You can recognize a clinker with one look into its eyes. Street birds have red or orange surrounding their pupils, whereas roof birds have clear or blue eyes. Though I don’t know the scientific reasoning behind the difference, these men told me that the color of their eyes is a result of the food that they eat. The trash that clinkers eat turns their eyes that toxic red, while well-fed roof birds retain a pure, clear blue.
Once a street bird, always a street bird, for, according to Edward, “you can’t stop them. You know, some of those birds is pretty too, but they’ll go back. You know what it is –- those street birds, they pick up bad habits. It’s like raising a kid — you got to raise them with discipline. The most important thing about pigeons is that they know what’s home. They’re smart, they’re very smart. These birds are family-oriented – you know, the mother and the father take care of their kid. They know how to take care of themselves. It’s just amazing how these pigeons learn to do these things.”
Standing on the edge of the roof with Pete, I gazed at a distant flock dancing in the sky. Scanning the neighborhood rooftops, Pete pointed out seven other coops, and said in the South Bronx alone there were probably close to forty.
The network of pigeon flyers in New York is tightly organized. Most coop-keepers are part of a club. Pete is part of the American Tippler Union (ATU), an affiliate of the national American Racing Pigeon Union (AU). The local clubs have democratically-elected presidents, treasurers and secretaries. They meet up at the auction, shows, and races.
A large draw of the hobby is competitive flock-flying. Two keepers fly their flocks at the same time, into each other. In the chaos of wings and beaks, some birds lose their way home and end up on the other keeper’s roof –- and whoever ends up with the most stragglers wins.
Edward described a casual neighborhood battle: “There was a guy who lived like two blocks away from me, when I flew my birds he would see, and when he flew his birds I would see. And sometimes we would just ‘blah!’ with each other. You know, he might take one of mine; I might take one of his. Or you can compete which one stays up in the air the longest. Or sometimes I would let out one flock, next thing you know I’ve got another one, and another one. That’s how you pigeon, oh maaaan.”
Edward proudly showed me his brother’s display of bands he had caught. When he catches someone else’s bird, he keeps the bird’s leg band as a trophy. The bands were hung on the side of one of his cages. The netted wire had turned into a sea of color. I noticed there was an abundance of green, and Edward agreed: “Yeah, the green ones aren’t doing so well.”
Different keepers have different return policies when they catch a bird. Edward explained his own philosophy: “I always let them go, it’s like a peace treaty. But, some places don’t go like that – ‘what’s yours is mine and what’s mine is yours.’ They catch them to keep them.”
The men will sometimes races their pigeons across boroughs, or even as far as New Jersey. Pigeons are smart. Regardless of where you let them go, they will find their way back to their home roof. Some keepers will paint their roof a distinct color to aid their returning birds, but this guidance isn’t necessary. Pete’s roof is concrete grey, much like the surrounding buildings, and the birds’ natural homing instincts bring them back time and again.
Edward remembers taking his pigeons on the bus all the way to Sunset Park in Brooklyn, to race them against other Bronx racers. The men let their birds out at the same time, start their watches, and scramble back to their own roofs in the Bronx to time when their birds come home. Distance between roofs is calculated and the first, second, and third birds to return to each roof are timed and recorded. Many times, these races involve a pooled cash prize for the winner.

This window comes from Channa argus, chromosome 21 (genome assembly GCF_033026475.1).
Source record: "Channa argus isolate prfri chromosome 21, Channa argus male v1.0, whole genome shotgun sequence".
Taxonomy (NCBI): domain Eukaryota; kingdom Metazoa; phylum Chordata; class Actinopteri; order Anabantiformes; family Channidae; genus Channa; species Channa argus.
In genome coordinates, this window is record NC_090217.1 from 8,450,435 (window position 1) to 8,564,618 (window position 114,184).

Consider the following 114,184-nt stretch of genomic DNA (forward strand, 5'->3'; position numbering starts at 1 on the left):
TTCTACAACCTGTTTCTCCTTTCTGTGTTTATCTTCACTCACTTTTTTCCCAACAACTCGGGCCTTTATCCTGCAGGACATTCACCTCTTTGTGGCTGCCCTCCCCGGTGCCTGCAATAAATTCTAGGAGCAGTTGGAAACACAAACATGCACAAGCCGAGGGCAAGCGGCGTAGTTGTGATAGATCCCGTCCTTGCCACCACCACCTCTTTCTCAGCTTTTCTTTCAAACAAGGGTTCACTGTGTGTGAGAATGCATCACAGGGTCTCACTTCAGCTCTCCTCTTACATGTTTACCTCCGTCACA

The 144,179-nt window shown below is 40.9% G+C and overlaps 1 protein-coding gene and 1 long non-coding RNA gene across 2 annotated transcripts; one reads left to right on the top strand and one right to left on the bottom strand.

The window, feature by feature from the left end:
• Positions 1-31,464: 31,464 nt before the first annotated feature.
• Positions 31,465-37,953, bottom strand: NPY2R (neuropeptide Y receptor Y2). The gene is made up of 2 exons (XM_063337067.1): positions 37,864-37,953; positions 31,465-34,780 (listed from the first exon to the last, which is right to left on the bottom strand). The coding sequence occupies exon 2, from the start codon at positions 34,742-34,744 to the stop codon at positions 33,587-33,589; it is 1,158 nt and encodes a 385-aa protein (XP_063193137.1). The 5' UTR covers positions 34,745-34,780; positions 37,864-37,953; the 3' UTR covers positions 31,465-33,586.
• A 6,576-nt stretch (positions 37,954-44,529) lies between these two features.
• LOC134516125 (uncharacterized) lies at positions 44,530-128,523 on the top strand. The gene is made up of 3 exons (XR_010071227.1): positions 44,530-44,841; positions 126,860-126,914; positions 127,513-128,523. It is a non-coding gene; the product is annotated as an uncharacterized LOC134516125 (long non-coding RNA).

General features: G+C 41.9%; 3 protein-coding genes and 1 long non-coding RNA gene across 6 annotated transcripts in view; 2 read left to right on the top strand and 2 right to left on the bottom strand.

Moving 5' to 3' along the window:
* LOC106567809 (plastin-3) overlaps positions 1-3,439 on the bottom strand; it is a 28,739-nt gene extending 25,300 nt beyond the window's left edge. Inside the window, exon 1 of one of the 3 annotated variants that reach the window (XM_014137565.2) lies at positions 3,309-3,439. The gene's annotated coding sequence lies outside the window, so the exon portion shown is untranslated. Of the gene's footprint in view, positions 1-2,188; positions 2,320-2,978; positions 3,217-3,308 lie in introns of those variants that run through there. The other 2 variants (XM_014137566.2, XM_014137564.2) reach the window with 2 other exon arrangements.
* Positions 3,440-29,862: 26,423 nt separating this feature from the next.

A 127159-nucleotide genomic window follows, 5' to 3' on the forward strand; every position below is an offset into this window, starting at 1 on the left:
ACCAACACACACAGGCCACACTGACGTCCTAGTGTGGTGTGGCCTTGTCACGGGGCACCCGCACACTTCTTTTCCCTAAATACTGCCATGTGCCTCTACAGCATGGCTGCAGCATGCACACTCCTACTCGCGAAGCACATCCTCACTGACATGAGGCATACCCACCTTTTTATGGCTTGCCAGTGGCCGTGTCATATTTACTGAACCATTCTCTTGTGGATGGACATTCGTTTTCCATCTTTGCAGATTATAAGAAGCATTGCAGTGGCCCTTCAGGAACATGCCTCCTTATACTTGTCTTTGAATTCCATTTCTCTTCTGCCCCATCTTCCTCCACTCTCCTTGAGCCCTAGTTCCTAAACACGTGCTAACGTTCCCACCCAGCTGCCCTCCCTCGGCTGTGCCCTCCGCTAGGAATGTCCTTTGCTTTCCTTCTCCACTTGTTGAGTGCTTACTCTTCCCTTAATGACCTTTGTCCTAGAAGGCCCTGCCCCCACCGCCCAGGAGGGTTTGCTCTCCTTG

Pigeon flying is a dying hobby in New York. The decline is due to a combination of tighter rooftop regulations and decreased interest. These aging men represent the demographic of flyers today. The men complain that kids aren’t interested in the hobby anymore; they’d rather watch TV, play on the computer, or run around in the neighborhood.
The men on the roof all noted how their hobby kept them off the streets when they were growing up – both figuratively and literally, as they spent most of their spare time on roofs, instead of getting into trouble in their neighborhood. When asked how long he had been flying pigeons, 58-year-old Edgar responded, “I’ve been flying since I was nine years old. That’s part of the reason I’m alive today.”
Leo, a flyer from Brooklyn and father of two laments, “Flying pigeons is a good hobby – it keeps you occupied, it keeps you out of trouble. You know, younger people should do this, maybe they’d stay off the streets.” Then he softened for a moment, and showed me a picture on his cell phone of his two-year-old daughter lovingly holding a pigeon.
Adding to the other barriers, the quality of birds available isn’t what it used to be, according to Edward: “Years ago, birds were more pure, you know. I guess there weren’t as many mixed breeds. And you know, you could let them fly, and you could go home, and they’d still be up there. They didn’t even want to come down.”
Edward flew Pete’s pigeons one last time for the day. After opening all the cages and chasing the birds onto the roof he took their long pole with a garbage bag flag. He gave a smirk and bounded across the roof waving the flag and yelling, “Blah! Blah!”
The pigeons fluttered off the roof and began to soar towards the sinking sun. Chaos turned into order, the flock formed, and the hundred or so bodies became one mass, shrinking as they flew farther away.
As we sat on the roof waiting for their return, Sugar’s wife called out, “Yeah baby, I’m still up here… On my way home… yeah baby, yeah.” He hung up the phone and shot me a sideways glance “Oh man, she knows how I get around birds.”
Edward spotted some returning birds, “There’s one flight, two flight, three flight. These are brothers, sisters, uncles, cousins. This is pretty. And look, they’re coming back. They are family, look, coming back home.”
Video by Colin Nusbaum.
Rumpus original art by Walter Green.